How Do You Know If A Wine Has Tannin
People who are relatively new to wine often ask the question how do you know if a wine has tannin? It is a fair question, as it is possible that until your wine tasting experiences take you to wines made primarily from Cabernet Sauvignon, Nebbiolo, Syrah based grapes from say, Italy, France, Spain and the USA you may not have noticed the taste of the tannins.
Mass produced wines, which certainly have a place in the wine drinker’s life, are often blended to remove the taste created by tannin. The large producers are trying to make a wine which can be easily served in bistros’ and very busy restaurants and wine bars. In these environments it is essential that the impact of high tannin is reduced.
You may imagine where time is of the essence the wine has to be opened and served in seconds or minutes. There is no time to leisurely open the wine and allow the natural tannin (part of the making process) to evolve; no, the restaurateur has to open and pour immediately into the glass. A quick swill and the tannin must be gone. It is why I am suggesting that you may not have encountered many types of tannin on your experiences to date.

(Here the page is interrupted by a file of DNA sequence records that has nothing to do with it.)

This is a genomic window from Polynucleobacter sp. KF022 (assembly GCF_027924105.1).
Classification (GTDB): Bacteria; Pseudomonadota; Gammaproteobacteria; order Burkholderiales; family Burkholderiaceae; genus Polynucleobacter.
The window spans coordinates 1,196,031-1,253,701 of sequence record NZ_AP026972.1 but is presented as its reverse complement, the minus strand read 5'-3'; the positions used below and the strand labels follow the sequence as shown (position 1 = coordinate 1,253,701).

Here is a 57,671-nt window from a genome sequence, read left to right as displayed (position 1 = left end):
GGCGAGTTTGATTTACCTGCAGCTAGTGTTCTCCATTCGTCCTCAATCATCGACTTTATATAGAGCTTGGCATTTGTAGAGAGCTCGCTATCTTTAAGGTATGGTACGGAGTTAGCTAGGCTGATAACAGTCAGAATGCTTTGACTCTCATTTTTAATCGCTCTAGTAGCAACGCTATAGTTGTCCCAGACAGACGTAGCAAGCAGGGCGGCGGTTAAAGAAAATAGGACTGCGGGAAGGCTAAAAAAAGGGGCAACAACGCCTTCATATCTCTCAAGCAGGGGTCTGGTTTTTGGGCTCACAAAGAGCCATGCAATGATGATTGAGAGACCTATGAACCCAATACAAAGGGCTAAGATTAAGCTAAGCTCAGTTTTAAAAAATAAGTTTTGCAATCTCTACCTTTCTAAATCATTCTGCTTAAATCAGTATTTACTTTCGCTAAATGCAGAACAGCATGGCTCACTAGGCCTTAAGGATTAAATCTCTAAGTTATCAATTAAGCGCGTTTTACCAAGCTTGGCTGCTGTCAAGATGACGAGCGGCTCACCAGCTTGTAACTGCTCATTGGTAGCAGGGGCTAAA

By the way, before we leave that thought, you could take your own WineWeaver® with you to the restaurant in the tote we have specifically designed for this purpose. Our handy Travel Tote is the perfect accessory to a WineWeaver® wine aerator
As we, in our role of the wine taster, get ever more bold and experimental it is natural to move in to the domain of the tannin.
So how do you know if a wine has tannin?
I would describe the taste of tannins in wine more as a sensation than a taste. It gives a sensation of dryness in the mouth and bitterness in both the front of the mouth and the side of the tongue. The sensation of dryness will stay with you after you have swallowed the wine.
As an aside, the taste of tannin in wine is not to be confused with the term ‘dry wine’ which refers to sugar levels. Tannins are important as they are part of the natural wine making process, primarily for red wines but there are tannins in white wine too.
When we think about what flavour tannin gives to wine, we are thinking of the acidity and bitterness and with this comes the terminology of the ‘complexity of wine’. On our journey with wine and wine tasting, you will probably find you will naturally graduate to more complex wines over time.
For the moment, it is good enough to know that high tannin wines bring complexity with them. It is also essential to know that having identified that your wine has tannins you can just use your WineWeaver® aerator to remove and soften them. You should be left with an instantly improved wine after using WineWeaver® and yet retain all the complexities the wine has to offer.